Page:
Tuesday, April 10, 2012 at 9:37 AM
Ohio is on high alert against bullying.
State lawmakers recently approved new anti-bullying laws. Schools are launching intensive lessons about why bullying is bad. And after a "vicious bullying attack" on an openly gay Ohio student was caught on video, school districts faced national pressure to better protect gay teens.
As illustration of the rising anti-bullying tide, we share with you the fact that, according to a press release we got yesterday promoting a Cleveland anti-bullying rally, "Bullying is the #1 concern for the youth of our country."
But now, with the movie "Bully" opening in theaters in Ohio and nationwide Friday, Reason.com editor in chief Nick Gillespie says in a Wall Street Journal column that people should stop making such a big deal about bullying:
Despite the rare and tragic cases that rightly command our attention and outrage, the data show that things are, in fact, getting better for kids. When it comes to school violence, the numbers are particularly encouraging. According to the National Center for Education Statistics, between 1995 and 2009, the percentage of students who reported "being afraid of attack or harm at school" declined to 4% from 12%. Over the same period, the victimization rate per 1,000 students declined fivefold.
When it comes to bullying numbers, long-term trends are less clear. The makers of "Bully" say that "over 13 million American kids will be bullied this year," and estimates of the percentage of students who are bullied in a given year range from 20% to 70%. NCES changed the way it tabulated bullying incidents in 2005 and cautions against using earlier data. Its biennial reports find that 28% of students ages 12-18 reported being bullied in 2005; that percentage rose to 32% in 2007, before dropping back to 28% in 2009 (the most recent year for which data are available). Such numbers strongly suggest that there is no epidemic afoot (though one wonders if the new anti-bullying laws and media campaigns might lead to more reports going forward).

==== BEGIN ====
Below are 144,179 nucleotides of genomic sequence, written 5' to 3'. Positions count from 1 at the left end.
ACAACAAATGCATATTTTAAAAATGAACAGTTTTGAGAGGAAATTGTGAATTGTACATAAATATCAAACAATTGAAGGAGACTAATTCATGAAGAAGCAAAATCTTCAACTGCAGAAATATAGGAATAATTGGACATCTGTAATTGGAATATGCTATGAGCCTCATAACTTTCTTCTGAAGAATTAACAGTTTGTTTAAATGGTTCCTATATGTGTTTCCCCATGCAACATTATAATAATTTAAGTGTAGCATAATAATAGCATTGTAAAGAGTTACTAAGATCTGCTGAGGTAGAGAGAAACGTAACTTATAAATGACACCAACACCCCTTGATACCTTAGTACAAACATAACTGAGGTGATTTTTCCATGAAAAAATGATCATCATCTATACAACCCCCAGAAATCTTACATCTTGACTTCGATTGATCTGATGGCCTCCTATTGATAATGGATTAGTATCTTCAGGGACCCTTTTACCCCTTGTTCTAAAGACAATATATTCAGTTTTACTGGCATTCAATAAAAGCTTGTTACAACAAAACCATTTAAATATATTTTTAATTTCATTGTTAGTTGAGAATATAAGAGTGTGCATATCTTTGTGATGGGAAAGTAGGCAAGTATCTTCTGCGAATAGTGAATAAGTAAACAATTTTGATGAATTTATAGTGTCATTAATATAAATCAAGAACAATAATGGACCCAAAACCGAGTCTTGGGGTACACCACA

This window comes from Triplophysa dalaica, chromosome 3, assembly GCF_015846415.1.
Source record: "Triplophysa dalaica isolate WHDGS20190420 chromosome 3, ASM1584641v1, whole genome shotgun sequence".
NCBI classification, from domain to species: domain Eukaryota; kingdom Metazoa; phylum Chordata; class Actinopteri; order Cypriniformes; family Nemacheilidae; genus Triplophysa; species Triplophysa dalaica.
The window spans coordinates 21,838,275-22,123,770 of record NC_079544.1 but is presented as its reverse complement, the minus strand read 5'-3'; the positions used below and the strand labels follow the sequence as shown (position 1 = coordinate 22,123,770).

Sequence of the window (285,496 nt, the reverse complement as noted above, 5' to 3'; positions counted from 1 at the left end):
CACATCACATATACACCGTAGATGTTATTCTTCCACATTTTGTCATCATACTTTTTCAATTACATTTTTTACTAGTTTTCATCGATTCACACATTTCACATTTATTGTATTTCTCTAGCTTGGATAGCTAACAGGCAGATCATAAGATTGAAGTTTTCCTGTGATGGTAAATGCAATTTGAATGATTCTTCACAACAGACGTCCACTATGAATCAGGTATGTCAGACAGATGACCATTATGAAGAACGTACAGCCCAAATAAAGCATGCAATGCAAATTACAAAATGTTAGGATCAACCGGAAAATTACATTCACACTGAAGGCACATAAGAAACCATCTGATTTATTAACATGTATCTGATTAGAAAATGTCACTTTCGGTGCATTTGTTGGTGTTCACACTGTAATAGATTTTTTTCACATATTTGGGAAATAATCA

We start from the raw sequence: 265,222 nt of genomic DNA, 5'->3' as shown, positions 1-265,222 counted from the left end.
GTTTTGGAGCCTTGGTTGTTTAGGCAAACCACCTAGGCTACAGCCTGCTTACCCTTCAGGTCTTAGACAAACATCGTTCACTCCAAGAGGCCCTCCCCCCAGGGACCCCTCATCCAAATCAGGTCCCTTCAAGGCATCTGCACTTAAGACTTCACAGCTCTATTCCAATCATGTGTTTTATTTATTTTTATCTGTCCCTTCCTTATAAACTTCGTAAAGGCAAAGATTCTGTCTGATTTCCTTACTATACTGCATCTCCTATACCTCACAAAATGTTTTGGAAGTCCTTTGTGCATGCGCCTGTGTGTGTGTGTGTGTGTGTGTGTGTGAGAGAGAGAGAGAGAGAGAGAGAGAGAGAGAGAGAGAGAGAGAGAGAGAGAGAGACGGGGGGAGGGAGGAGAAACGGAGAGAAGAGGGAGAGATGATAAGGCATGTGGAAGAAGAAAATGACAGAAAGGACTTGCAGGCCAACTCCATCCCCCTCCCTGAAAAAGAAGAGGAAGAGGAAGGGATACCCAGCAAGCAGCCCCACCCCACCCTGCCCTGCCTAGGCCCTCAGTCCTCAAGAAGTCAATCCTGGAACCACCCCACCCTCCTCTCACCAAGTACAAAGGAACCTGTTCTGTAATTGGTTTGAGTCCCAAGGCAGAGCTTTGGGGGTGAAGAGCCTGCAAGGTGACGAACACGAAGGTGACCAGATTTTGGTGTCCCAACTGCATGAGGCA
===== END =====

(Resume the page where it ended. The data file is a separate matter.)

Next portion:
The NCES says bullying includes "being made fun of; being the subject of rumors; being threatened with harm; being pushed, shoved, tripped, or spit on; being pressured into doing things [one] did not want to do; excluded from activities on purpose; and having property destroyed on purpose."
New York Times movie critic A.O. Scott says America has seen a shift in how many think about bullying, but suggests it's a move in the right direction:
[The movie Bully] documents a shift in consciousness of the kind that occurs when isolated, oppressed individuals discover that they are not alone and begin the difficult work of altering intolerable conditions widely regarded as normal...
When WKSU's Vivian Goodman reported on bullying just two years ago, she found that bullying in Northeast Ohio is actually worse than the national average:
The age-old parental advice to just ignore bullies has little credence when children are killing themselves to escape continual abuse. Statistics show bullying has been tapering off nationwide. But the problem in Northeast Ohio remains worse than the national average, and in one local school district, the families of two students say their children were bullied to death.
Do you think the focus on bullying is overblown? Or has the focus on preventing bullying been long-needed in Ohio schools?
(Thanks to our friends at StateImpact Florida for the pointer to the WSJ column.)